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Minding Our Business

 

Lander

When you come to a fork in the road

Across many campuses—including ours—it's fall commencement time. Many graduates will be entering a world dramatically changed by the business and economic turmoil of the past months.

Dean Bierbauer delivered the commencement address at Lander University in Greenwood, South Carolina, on December 13. His remarks are below.

Thank you for this opportunity to be with you for this celebration. I will be at our own commencement on campus in Columbia on Monday. For us, it is one of three days a year that I can count on seeing pretty much nothing but happy—and sometimes relieved – faces.

From time to time, I have been asked to be a commencement speaker. That’s included my high school in Pennsylvania and my alma mater, Penn State. I am always mindful that I do not remember who spoke at my commencement or what he said. I do recall that it was a “he.” Those were still the unenlightened dark ages. As I look out here, I see a picture very similar to ours at USC—more women than men. The senior members of my college’s staff—the directors of both our schools, the associate dean, the director of development, our alumni relations director—are all women.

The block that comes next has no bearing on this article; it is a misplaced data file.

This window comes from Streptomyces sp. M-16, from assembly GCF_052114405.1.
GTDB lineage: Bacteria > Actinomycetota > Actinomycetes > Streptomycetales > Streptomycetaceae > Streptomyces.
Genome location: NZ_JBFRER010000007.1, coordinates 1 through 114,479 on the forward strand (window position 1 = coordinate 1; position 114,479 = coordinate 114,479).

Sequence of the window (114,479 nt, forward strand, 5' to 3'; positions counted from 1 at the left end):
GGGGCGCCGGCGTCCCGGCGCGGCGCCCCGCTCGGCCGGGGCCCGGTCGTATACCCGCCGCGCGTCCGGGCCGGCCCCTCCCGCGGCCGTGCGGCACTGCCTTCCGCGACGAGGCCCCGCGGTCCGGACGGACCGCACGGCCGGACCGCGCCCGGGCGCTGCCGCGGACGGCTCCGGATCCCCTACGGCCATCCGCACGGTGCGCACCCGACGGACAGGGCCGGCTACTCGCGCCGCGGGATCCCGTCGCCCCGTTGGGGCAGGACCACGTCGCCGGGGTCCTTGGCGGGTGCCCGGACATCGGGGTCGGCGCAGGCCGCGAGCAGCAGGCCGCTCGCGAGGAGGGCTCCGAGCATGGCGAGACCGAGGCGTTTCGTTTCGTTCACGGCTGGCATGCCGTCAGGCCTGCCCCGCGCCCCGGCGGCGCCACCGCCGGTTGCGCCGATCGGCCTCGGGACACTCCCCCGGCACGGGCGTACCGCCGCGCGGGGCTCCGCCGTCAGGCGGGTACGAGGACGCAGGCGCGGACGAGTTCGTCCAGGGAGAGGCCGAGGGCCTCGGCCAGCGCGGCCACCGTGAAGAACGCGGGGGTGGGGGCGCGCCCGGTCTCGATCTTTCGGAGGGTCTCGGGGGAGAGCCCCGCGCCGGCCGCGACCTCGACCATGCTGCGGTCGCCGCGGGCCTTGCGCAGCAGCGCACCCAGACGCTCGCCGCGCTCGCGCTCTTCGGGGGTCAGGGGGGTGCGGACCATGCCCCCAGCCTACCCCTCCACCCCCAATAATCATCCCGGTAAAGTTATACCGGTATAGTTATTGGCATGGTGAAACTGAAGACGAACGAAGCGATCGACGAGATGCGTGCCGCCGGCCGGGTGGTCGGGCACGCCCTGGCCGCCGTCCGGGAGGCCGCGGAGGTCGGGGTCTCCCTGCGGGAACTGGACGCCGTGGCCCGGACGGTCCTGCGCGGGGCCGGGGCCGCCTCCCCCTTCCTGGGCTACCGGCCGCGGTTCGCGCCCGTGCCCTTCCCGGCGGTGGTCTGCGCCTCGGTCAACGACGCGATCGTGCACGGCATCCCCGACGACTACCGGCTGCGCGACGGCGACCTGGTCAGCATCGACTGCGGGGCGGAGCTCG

Life is about change. It is not about constancy and stagnation. How many of you voted this year for the first time in your lives in a presidential election? Regardless of how you voted, you were cognizant, I trust, of the notion that this election was about change. If only the change from the administration of the past eight years. I was in Washington on election night, broadcasting from a rooftop overlooking the White House a block away. When the polls closed on the West Coast and Barack Obama’s electoral vote projection clinched the election, it was as though the doors of Washington had sprung open. People started streaming toward the White House from all directions. Perhaps 2000 of them gathered on Pennsylvania Avenue. And the chant that wafted up to us on the rooftop was “yes, we can.”

This election, unquestionably the broadest, deepest, longest, most expensive, most diverse and most dynamic in my lifetime—therefore, also in yours—was also about generational change, philosophical change, attitudinal change, even technological change. The Internet, blogs, YouTube and Face Book were all campaign elements. This election was cast in your language on your turf.